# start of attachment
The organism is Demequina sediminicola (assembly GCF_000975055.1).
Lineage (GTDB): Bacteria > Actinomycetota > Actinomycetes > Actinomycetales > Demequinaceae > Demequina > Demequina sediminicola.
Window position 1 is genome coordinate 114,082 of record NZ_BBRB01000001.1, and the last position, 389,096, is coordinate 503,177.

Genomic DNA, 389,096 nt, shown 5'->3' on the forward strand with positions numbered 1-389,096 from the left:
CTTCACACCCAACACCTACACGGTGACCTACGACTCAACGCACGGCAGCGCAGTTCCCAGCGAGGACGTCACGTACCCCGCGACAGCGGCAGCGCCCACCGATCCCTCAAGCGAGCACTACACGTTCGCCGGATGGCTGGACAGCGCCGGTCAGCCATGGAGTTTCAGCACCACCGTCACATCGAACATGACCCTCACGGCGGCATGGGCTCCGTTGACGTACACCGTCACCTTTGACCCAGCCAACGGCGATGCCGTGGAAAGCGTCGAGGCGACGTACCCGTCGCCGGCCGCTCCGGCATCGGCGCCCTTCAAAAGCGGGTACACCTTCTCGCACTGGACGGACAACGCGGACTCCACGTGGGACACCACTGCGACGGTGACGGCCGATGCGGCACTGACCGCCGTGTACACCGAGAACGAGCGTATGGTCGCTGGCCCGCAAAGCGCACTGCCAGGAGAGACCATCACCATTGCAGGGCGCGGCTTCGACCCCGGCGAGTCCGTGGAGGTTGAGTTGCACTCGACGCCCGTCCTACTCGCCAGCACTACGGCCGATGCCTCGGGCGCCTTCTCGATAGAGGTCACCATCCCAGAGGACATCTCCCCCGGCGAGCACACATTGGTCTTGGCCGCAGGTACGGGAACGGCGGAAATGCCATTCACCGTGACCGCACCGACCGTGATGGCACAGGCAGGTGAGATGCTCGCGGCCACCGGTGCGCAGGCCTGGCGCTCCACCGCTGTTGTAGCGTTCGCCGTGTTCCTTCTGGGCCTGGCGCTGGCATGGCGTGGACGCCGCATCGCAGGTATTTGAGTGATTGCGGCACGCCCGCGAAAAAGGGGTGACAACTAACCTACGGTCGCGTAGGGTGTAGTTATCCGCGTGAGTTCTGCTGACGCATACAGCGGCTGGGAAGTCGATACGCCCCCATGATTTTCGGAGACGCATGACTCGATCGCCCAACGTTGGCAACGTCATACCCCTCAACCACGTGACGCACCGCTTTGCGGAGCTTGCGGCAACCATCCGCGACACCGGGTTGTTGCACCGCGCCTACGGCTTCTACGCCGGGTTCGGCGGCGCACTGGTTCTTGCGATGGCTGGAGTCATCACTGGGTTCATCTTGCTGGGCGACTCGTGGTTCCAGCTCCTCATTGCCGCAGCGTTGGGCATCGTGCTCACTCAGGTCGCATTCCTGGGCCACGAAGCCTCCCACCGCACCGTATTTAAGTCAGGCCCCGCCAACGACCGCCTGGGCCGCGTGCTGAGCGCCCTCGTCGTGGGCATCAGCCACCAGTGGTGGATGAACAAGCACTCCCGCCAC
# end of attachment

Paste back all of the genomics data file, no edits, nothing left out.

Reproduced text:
The organism is Demequina sediminicola (assembly GCF_000975055.1).
Lineage (GTDB): Bacteria > Actinomycetota > Actinomycetes > Actinomycetales > Demequinaceae > Demequina > Demequina sediminicola.
Window position 1 is genome coordinate 114,082 of record NZ_BBRB01000001.1, and the last position, 389,096, is coordinate 503,177.

Genomic DNA, 389,096 nt, shown 5'->3' on the forward strand with positions numbered 1-389,096 from the left:
CTTCACACCCAACACCTACACGGTGACCTACGACTCAACGCACGGCAGCGCAGTTCCCAGCGAGGACGTCACGTACCCCGCGACAGCGGCAGCGCCCACCGATCCCTCAAGCGAGCACTACACGTTCGCCGGATGGCTGGACAGCGCCGGTCAGCCATGGAGTTTCAGCACCACCGTCACATCGAACATGACCCTCACGGCGGCATGGGCTCCGTTGACGTACACCGTCACCTTTGACCCAGCCAACGGCGATGCCGTGGAAAGCGTCGAGGCGACGTACCCGTCGCCGGCCGCTCCGGCATCGGCGCCCTTCAAAAGCGGGTACACCTTCTCGCACTGGACGGACAACGCGGACTCCACGTGGGACACCACTGCGACGGTGACGGCCGATGCGGCACTGACCGCCGTGTACACCGAGAACGAGCGTATGGTCGCTGGCCCGCAAAGCGCACTGCCAGGAGAGACCATCACCATTGCAGGGCGCGGCTTCGACCCCGGCGAGTCCGTGGAGGTTGAGTTGCACTCGACGCCCGTCCTACTCGCCAGCACTACGGCCGATGCCTCGGGCGCCTTCTCGATAGAGGTCACCATCCCAGAGGACATCTCCCCCGGCGAGCACACATTGGTCTTGGCCGCAGGTACGGGAACGGCGGAAATGCCATTCACCGTGACCGCACCGACCGTGATGGCACAGGCAGGTGAGATGCTCGCGGCCACCGGTGCGCAGGCCTGGCGCTCCACCGCTGTTGTAGCGTTCGCCGTGTTCCTTCTGGGCCTGGCGCTGGCATGGCGTGGACGCCGCATCGCAGGTATTTGAGTGATTGCGGCACGCCCGCGAAAAAGGGGTGACAACTAACCTACGGTCGCGTAGGGTGTAGTTATCCGCGTGAGTTCTGCTGACGCATACAGCGGCTGGGAAGTCGATACGCCCCCATGATTTTCGGAGACGCATGACTCGATCGCCCAACGTTGGCAACGTCATACCCCTCAACCACGTGACGCACCGCTTTGCGGAGCTTGCGGCAACCATCCGCGACACCGGGTTGTTGCACCGCGCCTACGGCTTCTACGCCGGGTTCGGCGGCGCACTGGTTCTTGCGATGGCTGGAGTCATCACTGGGTTCATCTTGCTGGGCGACTCGTGGTTCCAGCTCCTCATTGCCGCAGCGTTGGGCATCGTGCTCACTCAGGTCGCATTCCTGGGCCACGAAGCCTCCCACCGCACCGTATTTAAGTCAGGCCCCGCCAACGACCGCCTGGGCCGCGTGCTGAGCGCCCTCGTCGTGGGCATCAGCCACCAGTGGTGGATGAACAAGCACTCCCGCCAC